I plunked myself down in the passenger seat of the car exasperated, “Well that didn’t work.” I declared.
Then I explained to Jon how I was charging $3 with free shipping for my Yoni Tree buttons and they cost $3.44 or more to mail.
I thought by wrapping them in a layer of bubble wrap and putting them in a regular envelope they’d cost about the same as it does to send my postcards which is seventy-five cents.
Wendy at the post office even took my package to the backroom to get a second opinion about how to send the buttons in the safest and least expensive way. But there’s no way around it. Shipping a $3 button costs more than button itself.
“Yeah, so you spent $50 cents more than you expected, so what, ” Jon said. He obviously didn’t get it.
“I’m basically paying people to buy my buttons”, I told him, then explained it all again.
“Those aren’t buttons,” he said looking at the Yoni Tree button on my bag. That’s a pin. This is a button he said pointing at my Flying Vulva button. A button is round. But that’s really a pin too. They’re both pins.”
I’m sure I stared at him with my mouth hanging open. Jon had rendered me speechless.
Either he really didn’t get it, really didn’t care, or just thought the whole thing not worth commenting on.
(I found out later that he thought it so obvious that I should have figured out the shipping before selling the pins he didn’t understand why I was going on about it. What he didn’t realize, and what I only discovered later after thinking about it, was that I had been in “shipping denial”.)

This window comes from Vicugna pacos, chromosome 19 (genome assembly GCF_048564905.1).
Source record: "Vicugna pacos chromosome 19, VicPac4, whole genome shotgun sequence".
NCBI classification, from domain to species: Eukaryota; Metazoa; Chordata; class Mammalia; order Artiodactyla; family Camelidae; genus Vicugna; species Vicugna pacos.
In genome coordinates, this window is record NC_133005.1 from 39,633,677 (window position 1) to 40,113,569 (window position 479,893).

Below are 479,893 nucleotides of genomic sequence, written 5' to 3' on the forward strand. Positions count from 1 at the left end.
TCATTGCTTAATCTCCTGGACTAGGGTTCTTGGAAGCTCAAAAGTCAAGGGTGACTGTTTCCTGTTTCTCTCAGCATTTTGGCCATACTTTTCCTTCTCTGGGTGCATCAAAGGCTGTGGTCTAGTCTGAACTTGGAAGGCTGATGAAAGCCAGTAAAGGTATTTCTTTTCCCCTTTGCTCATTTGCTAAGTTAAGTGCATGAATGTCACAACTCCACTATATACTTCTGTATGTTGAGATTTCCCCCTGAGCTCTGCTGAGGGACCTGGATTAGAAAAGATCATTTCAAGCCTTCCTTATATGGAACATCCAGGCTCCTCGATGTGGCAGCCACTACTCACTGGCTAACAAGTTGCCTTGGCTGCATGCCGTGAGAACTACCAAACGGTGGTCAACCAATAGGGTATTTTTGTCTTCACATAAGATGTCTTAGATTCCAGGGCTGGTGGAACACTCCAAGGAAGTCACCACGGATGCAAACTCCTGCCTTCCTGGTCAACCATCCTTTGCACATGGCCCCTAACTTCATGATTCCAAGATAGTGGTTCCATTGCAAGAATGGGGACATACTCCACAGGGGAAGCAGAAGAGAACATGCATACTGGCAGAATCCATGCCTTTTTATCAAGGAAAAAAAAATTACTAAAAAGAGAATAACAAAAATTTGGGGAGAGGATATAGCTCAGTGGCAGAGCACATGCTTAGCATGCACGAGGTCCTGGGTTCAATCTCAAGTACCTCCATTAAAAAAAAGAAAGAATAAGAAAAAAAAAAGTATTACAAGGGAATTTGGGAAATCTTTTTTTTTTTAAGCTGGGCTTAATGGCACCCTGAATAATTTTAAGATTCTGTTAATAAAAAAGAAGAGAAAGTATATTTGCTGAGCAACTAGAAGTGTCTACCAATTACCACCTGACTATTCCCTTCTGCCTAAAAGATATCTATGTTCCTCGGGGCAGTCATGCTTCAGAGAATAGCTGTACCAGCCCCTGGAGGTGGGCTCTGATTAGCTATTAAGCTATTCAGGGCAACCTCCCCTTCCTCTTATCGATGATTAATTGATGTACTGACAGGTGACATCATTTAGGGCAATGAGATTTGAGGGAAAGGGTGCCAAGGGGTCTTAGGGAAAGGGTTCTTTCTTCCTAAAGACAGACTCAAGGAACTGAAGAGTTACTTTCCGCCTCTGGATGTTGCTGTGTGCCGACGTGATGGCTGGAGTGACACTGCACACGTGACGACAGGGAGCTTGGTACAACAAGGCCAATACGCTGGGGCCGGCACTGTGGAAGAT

So after reality set in, I began to think about different ways to sell my buttons or pins, or whatever they are. Etsy is really pushing the idea of not charging for shipping. They even have a new policy of not putting anything on their first page that charges shipping.
I know, because of Amazon, it’s what people have come to expect. And I’ve been trying in to work with this new way of selling online in my own way. But shipping is a real expense for a small business like mine. Not only is it the cost of mailing something, but it’s the packaging and time spent doing it all.
But who wants to pay more for the shipping than the thing they’re buying?
So I did what I should have before putting my Yoni Tree pins up for sale in my Etsy Shop. I went on Etsy and looked to see what other people selling pins were charging.
(And even though I hadn’t asked Jon his opinion about whether they were buttons or pins this is when I realized that Jon was right about them too [ugh]. On Etsy, they’re listed as pins not buttons)
People seem to sell pins in a few different ways. Some charge seven or eight dollars including shipping. Some charge $1.50- $3 for the pin and $3.50 for shipping. Then there’s the term “free shipping eligible” which means when you buy something else over $35 you get free shipping.
Apparently, I’m behind the times in my thinking, pricing, and vocabulary. That means it’s time to get creative with them all. I haven’t figured it out yet, but I plan on spending however long it takes this afternoon to do just that.
When we got home from the postoffice Jon asked if he could have a Yoni Tree Pin, so I pinned one on his sweater.
I do realize that selling these pins is hardly worth the time for me. I’d have to sell hundreds and hundreds of them to make any money on them. But as with all my work, it’s about more than just the money.
Because when Jon asked for a Yoni Tree pin for his sweater, I was glad to have one to give him.